|Recognition of Early Eocene global carbon isotope excursions using lipids of marine Thaumarchaeota|Schoon, P.L.; Heilmann-Clausen, C.; Schultz, B.P.; Sluijs, A.; Sinninghe Damsté, J.S.; Schouten, S. (2013). Recognition of Early Eocene global carbon isotope excursions using lipids of marine Thaumarchaeota. Earth Planet. Sci. Lett. 373: 160-168. dx.doi.org/10.1016/j.epsl.2013.04.037
In: Earth and Planetary Science Letters. Elsevier: Amsterdam. ISSN 0012-821X; e-ISSN 1385-013X, meer
PETM; carbon isotope excursion; GDGTs
|Auteurs|| || Top |
- Schoon, P.L., meer
- Heilmann-Clausen, C.
- Schultz, B.P.
- Sluijs, A.
- Sinninghe Damsté, J.S., meer
- Schouten, S., meer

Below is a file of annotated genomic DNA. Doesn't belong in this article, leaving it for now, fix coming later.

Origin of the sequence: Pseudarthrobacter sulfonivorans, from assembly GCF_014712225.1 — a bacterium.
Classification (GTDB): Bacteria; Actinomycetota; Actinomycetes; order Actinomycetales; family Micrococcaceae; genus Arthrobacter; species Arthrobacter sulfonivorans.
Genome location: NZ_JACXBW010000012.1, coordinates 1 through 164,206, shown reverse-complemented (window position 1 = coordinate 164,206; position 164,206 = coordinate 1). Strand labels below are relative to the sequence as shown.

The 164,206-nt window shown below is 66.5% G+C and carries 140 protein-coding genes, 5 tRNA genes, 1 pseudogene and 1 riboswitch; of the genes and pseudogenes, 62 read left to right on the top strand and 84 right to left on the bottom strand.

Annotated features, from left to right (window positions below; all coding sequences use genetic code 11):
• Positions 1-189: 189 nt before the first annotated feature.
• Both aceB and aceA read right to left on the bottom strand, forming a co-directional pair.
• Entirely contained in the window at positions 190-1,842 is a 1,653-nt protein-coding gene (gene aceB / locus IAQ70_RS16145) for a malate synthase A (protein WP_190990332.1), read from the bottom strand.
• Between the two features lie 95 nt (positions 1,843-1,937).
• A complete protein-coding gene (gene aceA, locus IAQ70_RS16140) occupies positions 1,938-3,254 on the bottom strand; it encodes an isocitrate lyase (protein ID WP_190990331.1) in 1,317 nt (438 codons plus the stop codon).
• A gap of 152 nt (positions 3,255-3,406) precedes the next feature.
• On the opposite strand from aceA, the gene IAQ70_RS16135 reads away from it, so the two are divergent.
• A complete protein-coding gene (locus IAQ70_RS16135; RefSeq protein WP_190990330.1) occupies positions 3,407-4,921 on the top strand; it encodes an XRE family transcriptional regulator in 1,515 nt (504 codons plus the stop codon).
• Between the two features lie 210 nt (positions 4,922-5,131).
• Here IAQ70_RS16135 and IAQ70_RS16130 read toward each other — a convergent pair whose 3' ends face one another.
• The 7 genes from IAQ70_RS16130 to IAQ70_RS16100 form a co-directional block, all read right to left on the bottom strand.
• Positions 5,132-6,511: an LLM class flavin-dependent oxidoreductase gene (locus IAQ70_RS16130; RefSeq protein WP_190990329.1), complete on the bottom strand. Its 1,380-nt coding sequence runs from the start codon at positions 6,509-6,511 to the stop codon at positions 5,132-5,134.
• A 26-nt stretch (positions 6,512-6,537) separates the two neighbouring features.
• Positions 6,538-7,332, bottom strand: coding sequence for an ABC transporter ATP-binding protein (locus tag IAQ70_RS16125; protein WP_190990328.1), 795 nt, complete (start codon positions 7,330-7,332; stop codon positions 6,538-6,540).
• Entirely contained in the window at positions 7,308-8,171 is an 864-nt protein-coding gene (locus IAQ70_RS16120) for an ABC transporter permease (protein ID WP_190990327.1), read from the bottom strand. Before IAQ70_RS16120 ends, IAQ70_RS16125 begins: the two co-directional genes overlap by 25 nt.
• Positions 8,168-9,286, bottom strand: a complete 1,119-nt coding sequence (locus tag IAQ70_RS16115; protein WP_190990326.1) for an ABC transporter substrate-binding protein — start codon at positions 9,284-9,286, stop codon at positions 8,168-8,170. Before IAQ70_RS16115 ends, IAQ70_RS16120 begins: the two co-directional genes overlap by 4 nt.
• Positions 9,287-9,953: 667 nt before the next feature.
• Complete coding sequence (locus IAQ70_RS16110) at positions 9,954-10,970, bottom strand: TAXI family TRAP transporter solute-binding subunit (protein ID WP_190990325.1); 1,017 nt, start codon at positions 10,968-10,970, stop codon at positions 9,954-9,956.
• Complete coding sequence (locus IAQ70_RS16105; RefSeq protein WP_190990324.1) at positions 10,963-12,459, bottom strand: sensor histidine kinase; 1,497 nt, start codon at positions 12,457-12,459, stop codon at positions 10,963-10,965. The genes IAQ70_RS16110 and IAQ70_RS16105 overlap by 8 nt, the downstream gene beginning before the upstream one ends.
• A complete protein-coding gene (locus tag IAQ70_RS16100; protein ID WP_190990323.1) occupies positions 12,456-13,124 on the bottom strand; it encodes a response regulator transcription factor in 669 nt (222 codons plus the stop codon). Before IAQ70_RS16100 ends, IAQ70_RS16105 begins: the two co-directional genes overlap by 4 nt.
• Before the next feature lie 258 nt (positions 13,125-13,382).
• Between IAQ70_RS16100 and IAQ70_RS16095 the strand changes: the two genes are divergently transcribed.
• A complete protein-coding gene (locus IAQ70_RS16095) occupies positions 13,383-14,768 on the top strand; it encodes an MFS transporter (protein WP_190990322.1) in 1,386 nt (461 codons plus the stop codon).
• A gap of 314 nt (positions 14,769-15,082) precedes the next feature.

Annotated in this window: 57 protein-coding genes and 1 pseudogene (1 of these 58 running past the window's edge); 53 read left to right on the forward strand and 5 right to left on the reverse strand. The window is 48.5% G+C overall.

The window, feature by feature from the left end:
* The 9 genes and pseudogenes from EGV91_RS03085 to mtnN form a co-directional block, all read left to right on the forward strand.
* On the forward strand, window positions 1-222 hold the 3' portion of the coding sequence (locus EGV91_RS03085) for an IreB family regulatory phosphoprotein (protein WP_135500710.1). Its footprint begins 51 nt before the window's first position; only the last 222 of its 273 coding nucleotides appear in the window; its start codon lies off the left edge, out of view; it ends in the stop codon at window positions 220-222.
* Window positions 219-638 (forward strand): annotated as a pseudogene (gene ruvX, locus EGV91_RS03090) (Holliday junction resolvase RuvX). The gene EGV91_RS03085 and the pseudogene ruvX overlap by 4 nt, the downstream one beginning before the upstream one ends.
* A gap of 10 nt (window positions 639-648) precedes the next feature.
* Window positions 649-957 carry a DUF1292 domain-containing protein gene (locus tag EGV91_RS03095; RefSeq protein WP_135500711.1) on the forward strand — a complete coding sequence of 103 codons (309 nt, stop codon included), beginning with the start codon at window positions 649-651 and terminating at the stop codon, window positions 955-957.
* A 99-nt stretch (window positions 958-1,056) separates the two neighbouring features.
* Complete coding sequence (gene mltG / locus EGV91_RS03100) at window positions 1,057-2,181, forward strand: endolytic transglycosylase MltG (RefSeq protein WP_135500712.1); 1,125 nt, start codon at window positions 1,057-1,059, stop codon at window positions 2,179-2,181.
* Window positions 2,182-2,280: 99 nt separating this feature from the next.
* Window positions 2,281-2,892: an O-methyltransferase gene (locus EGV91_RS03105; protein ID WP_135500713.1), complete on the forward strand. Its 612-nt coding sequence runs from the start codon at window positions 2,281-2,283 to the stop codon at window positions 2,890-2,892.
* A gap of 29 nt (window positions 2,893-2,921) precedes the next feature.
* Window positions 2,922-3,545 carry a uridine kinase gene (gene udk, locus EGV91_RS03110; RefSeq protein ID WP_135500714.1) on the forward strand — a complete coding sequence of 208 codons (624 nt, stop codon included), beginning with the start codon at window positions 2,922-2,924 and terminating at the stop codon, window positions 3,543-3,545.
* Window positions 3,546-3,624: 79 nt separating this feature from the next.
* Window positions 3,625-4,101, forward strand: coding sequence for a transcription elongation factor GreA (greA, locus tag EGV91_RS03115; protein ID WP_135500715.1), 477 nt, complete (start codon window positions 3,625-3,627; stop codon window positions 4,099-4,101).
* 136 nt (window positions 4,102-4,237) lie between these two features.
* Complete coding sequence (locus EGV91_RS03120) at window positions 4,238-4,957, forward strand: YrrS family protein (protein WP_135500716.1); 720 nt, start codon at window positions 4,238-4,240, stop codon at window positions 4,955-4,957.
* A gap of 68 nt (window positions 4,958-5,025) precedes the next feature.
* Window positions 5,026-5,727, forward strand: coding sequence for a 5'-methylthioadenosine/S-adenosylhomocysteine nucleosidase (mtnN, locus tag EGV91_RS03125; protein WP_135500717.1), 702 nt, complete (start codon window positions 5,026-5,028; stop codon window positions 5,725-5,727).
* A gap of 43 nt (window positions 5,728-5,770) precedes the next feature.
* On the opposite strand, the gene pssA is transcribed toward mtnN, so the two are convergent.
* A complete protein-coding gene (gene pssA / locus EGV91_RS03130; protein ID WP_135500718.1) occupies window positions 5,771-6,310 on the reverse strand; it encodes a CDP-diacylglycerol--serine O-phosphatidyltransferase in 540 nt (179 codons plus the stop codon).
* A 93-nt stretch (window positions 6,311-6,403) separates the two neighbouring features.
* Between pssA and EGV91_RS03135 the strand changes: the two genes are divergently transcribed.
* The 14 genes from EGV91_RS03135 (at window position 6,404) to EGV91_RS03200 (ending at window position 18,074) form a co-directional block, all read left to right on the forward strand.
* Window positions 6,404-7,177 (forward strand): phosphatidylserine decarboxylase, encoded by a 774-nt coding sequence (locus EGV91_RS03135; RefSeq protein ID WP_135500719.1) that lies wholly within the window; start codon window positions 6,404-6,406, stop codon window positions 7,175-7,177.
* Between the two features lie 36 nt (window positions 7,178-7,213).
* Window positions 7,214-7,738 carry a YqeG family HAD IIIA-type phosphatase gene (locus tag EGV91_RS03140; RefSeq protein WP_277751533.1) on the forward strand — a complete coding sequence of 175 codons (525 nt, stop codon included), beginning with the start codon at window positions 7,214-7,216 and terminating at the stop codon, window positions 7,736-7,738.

The Paleocene-Eocene Thermal Maximum (PETM; similar to 56 Ma) and Eocene Thermal Maximum 2 (ETM2; similar to 53 Ma) are geological short (<200,000 years) episodes of extreme global warming and environmental change. Both the PETM and ETM2 are associated with the injection of C-13-depleted carbon into the ocean-atmosphere system as revealed through a globally recognized carbon isotope excursion (CIE) and massive dissolution of deep sea carbonate. However, the magnitude of these CIEs vary with the type of fossil matter, i.e. multiple carbonate phases, bulk organic matter, and terrestrial and marine biomarker lipids, making it difficult to constrain the actual CIE in atmospheric and oceanic carbon pools. Here we analyzed the stable carbon isotopic composition (delta C-13) of glycerol dibiphytanyl glycerol tetraether lipids (GDGTs) derived from marine Thaumarchaeota in sediments deposited during the PETM in the North Sea Basin and ETM2 in the Arctic Ocean. The delta C-13 values of these lipids are potentially directly recording variations in delta C-13 dissolved inorganic carbon (DIC) and can thus provide a record of marine delta C-13 DIC across both these Eocene carbon cycle perturbations. Reconstructed pre-CIE delta C-13(DIC) values are slightly lower (0.5-1 parts per thousand) than modern day values, possibly because Thaumarchaeotal lipids are not only derived from surface waters but also from C-13-depleted subsurface waters. Their values decrease by similar to 3.6 (+/- 0.3) parts per thousand. and similar to 2.5 (+/- 0.7)parts per thousand during the PETM and ETM2, respectively. The CIE in crenarchaeol for ETM2 is higher than that in marine calcite from other locations, possibly because of the admixture of deep water C-13-depleted CO2 generated by the euxinic conditions that developed occasionally during ETM2. However, the reconstructed PETM CIE lies close to the CIE inferred from marine calcite, suggesting that the delta C-13 record of crenarchaeol may document changes in marine DIC during the PETM in the North Sea Basin. The delta C-13 of thaumarchaeotal lipids may thus be a novel tool to reconstruct the delta C-13 of DIC in sediments that are devoid of carbonates, but relatively rich in organic matter, such as shallow marine coastal settings.